• Armor keeps you alive: When you do get hit, it’s important to limit how much damage your character takes. Without good armor, a single bullet can down a character.
  • Healing during combat is less relevant: It’s possible to heal characters during combat, but it’s not as common as in other games. Because the act of taking damage matters much more than how many hit points a character has left, healing is less valuable than avoiding damage in the first place. Characters that can buff their party members by improving their defenses, armor, or the like give their party a massive advantage.
  • Not fighting is a compelling option: Because a single lucky shot can down a character, players have an incentive to find alternatives to combat (or to push for surrender rather than waging battle to the final kill). To be clear: GURPS is fully capable of giving you a knock down and drag out fight. But, as a player, there are advantages to wrapping up the fight quickly.

Changing GURPS’ Assumptions

The “damage matters” model is the default in GURPS, but it’s very possible to run GURPS through the “hit points as reserve” model. By turning off a number of the combat rules and/or equipping your player characters with specific advantages, you can create the effect of other RPG systems.

  • Eliminate shock penalties: Shock penalties make damage matter from the very first blow; a character that is injured has a penalty to all their rolls in their subsequent turn. The GM can ignore the shock rules, or the PCs can take the High Pain Threshold advantage.
  • Turn off realistic combat rules: Major Wounds, Knockdown, Crippling Injury, and Mortal Wounds are all inconsistent with the “hit points as reserve” model. The same goes for the optional rules of Bleeding and Accumulated Wounds. Turn off all those rules, and damage starts to function closer to the reserve model.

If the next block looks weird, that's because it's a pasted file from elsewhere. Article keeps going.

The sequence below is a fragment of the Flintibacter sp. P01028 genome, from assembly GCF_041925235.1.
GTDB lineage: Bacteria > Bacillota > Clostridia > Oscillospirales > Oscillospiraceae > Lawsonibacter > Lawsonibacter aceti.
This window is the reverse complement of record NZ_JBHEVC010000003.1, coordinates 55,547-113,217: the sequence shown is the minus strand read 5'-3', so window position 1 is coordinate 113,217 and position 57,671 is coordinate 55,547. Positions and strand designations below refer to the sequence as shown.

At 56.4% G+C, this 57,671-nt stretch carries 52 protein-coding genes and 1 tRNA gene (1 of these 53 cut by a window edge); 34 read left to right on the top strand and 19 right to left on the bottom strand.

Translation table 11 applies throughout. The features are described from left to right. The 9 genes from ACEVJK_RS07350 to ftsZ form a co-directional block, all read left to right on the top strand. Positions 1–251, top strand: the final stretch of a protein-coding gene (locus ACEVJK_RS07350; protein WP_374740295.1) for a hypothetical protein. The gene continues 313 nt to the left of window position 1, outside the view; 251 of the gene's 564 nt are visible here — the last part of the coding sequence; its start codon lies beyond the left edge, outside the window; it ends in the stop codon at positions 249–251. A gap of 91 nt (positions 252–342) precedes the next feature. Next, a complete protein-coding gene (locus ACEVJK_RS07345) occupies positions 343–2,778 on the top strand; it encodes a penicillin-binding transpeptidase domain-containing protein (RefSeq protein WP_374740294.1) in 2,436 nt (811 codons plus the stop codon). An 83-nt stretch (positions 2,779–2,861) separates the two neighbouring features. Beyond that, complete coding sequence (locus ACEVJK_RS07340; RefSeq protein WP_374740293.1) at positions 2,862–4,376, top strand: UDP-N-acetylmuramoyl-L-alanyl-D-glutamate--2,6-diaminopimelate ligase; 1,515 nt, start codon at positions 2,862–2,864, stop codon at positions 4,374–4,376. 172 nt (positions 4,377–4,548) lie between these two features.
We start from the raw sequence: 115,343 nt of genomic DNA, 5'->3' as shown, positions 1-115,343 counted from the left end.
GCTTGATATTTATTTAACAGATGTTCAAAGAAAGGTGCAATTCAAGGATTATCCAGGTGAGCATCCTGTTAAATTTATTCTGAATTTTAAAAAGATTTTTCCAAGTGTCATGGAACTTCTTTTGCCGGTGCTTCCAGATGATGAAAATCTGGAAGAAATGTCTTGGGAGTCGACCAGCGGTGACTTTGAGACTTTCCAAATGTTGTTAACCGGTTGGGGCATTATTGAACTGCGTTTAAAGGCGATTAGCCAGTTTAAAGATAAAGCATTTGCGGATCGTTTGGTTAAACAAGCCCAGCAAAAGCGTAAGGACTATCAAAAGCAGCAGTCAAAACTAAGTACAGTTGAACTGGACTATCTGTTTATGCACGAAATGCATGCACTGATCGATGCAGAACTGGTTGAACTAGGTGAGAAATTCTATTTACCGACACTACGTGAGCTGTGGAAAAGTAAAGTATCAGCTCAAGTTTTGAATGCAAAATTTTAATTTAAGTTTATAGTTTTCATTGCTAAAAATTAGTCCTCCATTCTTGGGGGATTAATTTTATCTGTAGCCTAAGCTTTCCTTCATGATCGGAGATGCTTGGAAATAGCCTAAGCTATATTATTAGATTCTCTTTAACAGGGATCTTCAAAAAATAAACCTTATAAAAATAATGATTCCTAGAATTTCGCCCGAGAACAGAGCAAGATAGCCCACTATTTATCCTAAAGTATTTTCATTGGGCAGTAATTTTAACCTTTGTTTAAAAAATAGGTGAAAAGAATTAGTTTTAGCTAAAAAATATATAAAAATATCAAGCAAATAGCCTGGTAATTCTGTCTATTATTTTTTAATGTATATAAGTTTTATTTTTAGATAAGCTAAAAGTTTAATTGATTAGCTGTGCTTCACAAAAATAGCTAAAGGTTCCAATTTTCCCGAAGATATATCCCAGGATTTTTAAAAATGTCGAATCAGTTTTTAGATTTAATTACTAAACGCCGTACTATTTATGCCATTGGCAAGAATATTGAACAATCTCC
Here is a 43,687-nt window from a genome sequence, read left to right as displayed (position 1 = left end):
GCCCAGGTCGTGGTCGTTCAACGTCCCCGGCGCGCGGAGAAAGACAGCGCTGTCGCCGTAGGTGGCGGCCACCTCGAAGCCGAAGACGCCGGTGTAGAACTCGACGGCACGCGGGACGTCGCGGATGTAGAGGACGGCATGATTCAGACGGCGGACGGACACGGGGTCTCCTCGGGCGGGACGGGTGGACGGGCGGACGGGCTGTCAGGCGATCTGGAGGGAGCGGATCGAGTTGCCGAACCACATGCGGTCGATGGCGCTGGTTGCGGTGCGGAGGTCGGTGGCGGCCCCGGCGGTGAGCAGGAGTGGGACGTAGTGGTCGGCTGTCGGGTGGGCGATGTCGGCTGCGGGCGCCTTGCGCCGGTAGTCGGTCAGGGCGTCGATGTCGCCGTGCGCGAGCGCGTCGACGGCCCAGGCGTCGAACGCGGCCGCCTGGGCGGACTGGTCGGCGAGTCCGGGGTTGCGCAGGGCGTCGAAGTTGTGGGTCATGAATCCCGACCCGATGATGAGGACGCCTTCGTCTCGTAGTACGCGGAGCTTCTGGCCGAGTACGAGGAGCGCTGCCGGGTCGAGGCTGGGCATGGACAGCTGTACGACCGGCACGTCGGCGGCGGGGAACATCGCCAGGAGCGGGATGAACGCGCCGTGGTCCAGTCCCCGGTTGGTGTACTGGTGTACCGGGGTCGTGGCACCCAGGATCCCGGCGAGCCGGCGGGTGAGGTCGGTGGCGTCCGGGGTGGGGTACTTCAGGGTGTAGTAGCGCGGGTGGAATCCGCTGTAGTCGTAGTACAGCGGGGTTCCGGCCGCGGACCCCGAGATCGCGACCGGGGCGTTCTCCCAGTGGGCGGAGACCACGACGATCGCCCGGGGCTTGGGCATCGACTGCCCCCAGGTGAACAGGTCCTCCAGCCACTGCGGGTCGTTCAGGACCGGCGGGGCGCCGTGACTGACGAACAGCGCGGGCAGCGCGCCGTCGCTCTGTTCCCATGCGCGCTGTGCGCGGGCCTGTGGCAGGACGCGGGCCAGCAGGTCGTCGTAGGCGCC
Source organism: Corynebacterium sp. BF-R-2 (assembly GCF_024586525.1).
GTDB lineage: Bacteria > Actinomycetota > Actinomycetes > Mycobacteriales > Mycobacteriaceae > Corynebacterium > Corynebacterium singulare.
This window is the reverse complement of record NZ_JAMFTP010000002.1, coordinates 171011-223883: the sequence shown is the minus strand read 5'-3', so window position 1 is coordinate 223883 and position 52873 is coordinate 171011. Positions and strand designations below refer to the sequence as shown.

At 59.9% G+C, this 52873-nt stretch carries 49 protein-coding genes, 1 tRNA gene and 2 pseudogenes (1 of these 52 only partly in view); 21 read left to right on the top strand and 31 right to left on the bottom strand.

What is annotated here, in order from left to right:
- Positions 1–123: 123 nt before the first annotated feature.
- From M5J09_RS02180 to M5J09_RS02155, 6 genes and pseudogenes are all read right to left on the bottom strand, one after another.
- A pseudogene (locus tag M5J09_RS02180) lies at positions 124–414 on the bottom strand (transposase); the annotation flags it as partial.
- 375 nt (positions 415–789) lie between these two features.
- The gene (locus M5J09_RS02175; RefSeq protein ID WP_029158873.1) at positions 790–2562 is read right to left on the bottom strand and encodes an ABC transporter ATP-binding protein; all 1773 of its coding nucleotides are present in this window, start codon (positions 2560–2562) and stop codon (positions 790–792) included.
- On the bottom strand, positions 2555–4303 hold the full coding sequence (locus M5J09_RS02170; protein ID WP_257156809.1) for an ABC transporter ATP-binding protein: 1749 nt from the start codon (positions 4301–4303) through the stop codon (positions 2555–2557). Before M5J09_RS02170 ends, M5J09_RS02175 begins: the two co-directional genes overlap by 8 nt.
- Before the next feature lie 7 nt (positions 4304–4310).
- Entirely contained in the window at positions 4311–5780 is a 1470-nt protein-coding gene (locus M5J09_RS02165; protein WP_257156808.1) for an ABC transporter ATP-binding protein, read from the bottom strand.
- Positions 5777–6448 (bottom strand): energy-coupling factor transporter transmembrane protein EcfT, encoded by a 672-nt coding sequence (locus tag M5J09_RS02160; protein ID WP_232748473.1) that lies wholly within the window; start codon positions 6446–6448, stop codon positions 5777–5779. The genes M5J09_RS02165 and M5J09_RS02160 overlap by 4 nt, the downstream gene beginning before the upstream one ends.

• Ignore hit locations: Hit locations can make combat extremely lethal because they allow characters to target around their opponent’s armor and to get substantial wounding modifiers. You can still play the hit points as reserve model with hit locations, but it requires an additional level of tactical awareness for your players.
  • Ignore wounding modifiers: Wounding modifiers also make combat far more lethal; cutting, impaling, and large piercing attacks in particular become much stronger when wounding modifiers are in play. Since those modifiers include common kinds of attacks like swinging a sword, stabbing with a lance, or shooting a gun, wounding modifiers can cause characters to run through hit points quickly. Again, it’s possible to play the hit points as reserve model with wounding modifiers, but your players need to be prepared.
  • Restrict HT checks: The default rules have characters making HT checks when they drop to zero HP, and then at each negative multiple of HP until the character dies at -5xHP. These rules make additional degrees of damage more severe, so the GM should limit these checks in order to approximate the hit points as reserve model. The advantages Hard to Kill and Hard to Subdue give PCs a bonus on those checks, mitigating the impact; alternatively, the GM can choose to simply ignore these checks.